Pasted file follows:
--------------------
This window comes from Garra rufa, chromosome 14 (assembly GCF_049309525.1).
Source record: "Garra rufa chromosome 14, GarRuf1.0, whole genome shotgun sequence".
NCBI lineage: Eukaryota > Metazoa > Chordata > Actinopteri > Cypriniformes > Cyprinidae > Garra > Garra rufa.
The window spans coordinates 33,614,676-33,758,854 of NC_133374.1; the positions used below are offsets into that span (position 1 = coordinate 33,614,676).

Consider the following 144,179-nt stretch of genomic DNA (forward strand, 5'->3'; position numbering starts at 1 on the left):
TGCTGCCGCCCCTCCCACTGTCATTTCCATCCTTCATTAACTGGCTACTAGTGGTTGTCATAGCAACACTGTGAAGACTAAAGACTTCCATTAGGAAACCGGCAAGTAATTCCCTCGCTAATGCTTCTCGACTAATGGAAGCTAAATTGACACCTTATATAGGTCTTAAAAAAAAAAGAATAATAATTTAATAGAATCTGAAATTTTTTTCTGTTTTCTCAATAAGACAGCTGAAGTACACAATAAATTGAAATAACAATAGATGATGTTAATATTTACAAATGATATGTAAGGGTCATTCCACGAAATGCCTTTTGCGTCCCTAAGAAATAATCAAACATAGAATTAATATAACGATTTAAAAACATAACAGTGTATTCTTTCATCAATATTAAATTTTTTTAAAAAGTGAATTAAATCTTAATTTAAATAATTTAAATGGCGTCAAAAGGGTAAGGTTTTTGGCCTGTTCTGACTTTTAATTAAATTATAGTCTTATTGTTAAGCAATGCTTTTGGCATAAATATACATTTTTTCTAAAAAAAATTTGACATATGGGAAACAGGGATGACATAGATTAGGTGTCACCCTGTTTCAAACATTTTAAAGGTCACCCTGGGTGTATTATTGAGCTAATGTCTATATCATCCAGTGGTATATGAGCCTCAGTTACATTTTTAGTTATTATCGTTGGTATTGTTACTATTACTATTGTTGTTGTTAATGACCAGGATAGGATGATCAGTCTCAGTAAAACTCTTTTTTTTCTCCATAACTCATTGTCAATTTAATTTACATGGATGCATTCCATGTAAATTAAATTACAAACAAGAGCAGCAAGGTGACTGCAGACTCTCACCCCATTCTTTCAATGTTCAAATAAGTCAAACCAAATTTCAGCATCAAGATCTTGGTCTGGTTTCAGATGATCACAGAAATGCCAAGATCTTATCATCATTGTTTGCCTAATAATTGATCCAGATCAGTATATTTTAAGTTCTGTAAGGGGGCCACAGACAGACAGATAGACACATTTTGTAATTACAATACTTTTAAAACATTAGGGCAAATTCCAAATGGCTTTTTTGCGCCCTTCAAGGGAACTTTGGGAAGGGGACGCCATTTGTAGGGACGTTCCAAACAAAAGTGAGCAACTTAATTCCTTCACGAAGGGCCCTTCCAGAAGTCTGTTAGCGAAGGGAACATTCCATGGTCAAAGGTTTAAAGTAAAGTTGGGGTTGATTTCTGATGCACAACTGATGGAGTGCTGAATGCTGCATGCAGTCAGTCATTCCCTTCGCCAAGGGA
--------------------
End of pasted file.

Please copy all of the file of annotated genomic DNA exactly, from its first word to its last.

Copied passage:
This window comes from Garra rufa, chromosome 14 (assembly GCF_049309525.1).
Source record: "Garra rufa chromosome 14, GarRuf1.0, whole genome shotgun sequence".
NCBI lineage: Eukaryota > Metazoa > Chordata > Actinopteri > Cypriniformes > Cyprinidae > Garra > Garra rufa.
The window spans coordinates 33,614,676-33,758,854 of NC_133374.1; the positions used below are offsets into that span (position 1 = coordinate 33,614,676).

Consider the following 144,179-nt stretch of genomic DNA (forward strand, 5'->3'; position numbering starts at 1 on the left):
TGCTGCCGCCCCTCCCACTGTCATTTCCATCCTTCATTAACTGGCTACTAGTGGTTGTCATAGCAACACTGTGAAGACTAAAGACTTCCATTAGGAAACCGGCAAGTAATTCCCTCGCTAATGCTTCTCGACTAATGGAAGCTAAATTGACACCTTATATAGGTCTTAAAAAAAAAAGAATAATAATTTAATAGAATCTGAAATTTTTTTCTGTTTTCTCAATAAGACAGCTGAAGTACACAATAAATTGAAATAACAATAGATGATGTTAATATTTACAAATGATATGTAAGGGTCATTCCACGAAATGCCTTTTGCGTCCCTAAGAAATAATCAAACATAGAATTAATATAACGATTTAAAAACATAACAGTGTATTCTTTCATCAATATTAAATTTTTTTAAAAAGTGAATTAAATCTTAATTTAAATAATTTAAATGGCGTCAAAAGGGTAAGGTTTTTGGCCTGTTCTGACTTTTAATTAAATTATAGTCTTATTGTTAAGCAATGCTTTTGGCATAAATATACATTTTTTCTAAAAAAAATTTGACATATGGGAAACAGGGATGACATAGATTAGGTGTCACCCTGTTTCAAACATTTTAAAGGTCACCCTGGGTGTATTATTGAGCTAATGTCTATATCATCCAGTGGTATATGAGCCTCAGTTACATTTTTAGTTATTATCGTTGGTATTGTTACTATTACTATTGTTGTTGTTAATGACCAGGATAGGATGATCAGTCTCAGTAAAACTCTTTTTTTTCTCCATAACTCATTGTCAATTTAATTTACATGGATGCATTCCATGTAAATTAAATTACAAACAAGAGCAGCAAGGTGACTGCAGACTCTCACCCCATTCTTTCAATGTTCAAATAAGTCAAACCAAATTTCAGCATCAAGATCTTGGTCTGGTTTCAGATGATCACAGAAATGCCAAGATCTTATCATCATTGTTTGCCTAATAATTGATCCAGATCAGTATATTTTAAGTTCTGTAAGGGGGCCACAGACAGACAGATAGACACATTTTGTAATTACAATACTTTTAAAACATTAGGGCAAATTCCAAATGGCTTTTTTGCGCCCTTCAAGGGAACTTTGGGAAGGGGACGCCATTTGTAGGGACGTTCCAAACAAAAGTGAGCAACTTAATTCCTTCACGAAGGGCCCTTCCAGAAGTCTGTTAGCGAAGGGAACATTCCATGGTCAAAGGTTTAAAGTAAAGTTGGGGTTGATTTCTGATGCACAACTGATGGAGTGCTGAATGCTGCATGCAGTCAGTCATTCCCTTCGCCAAGGGA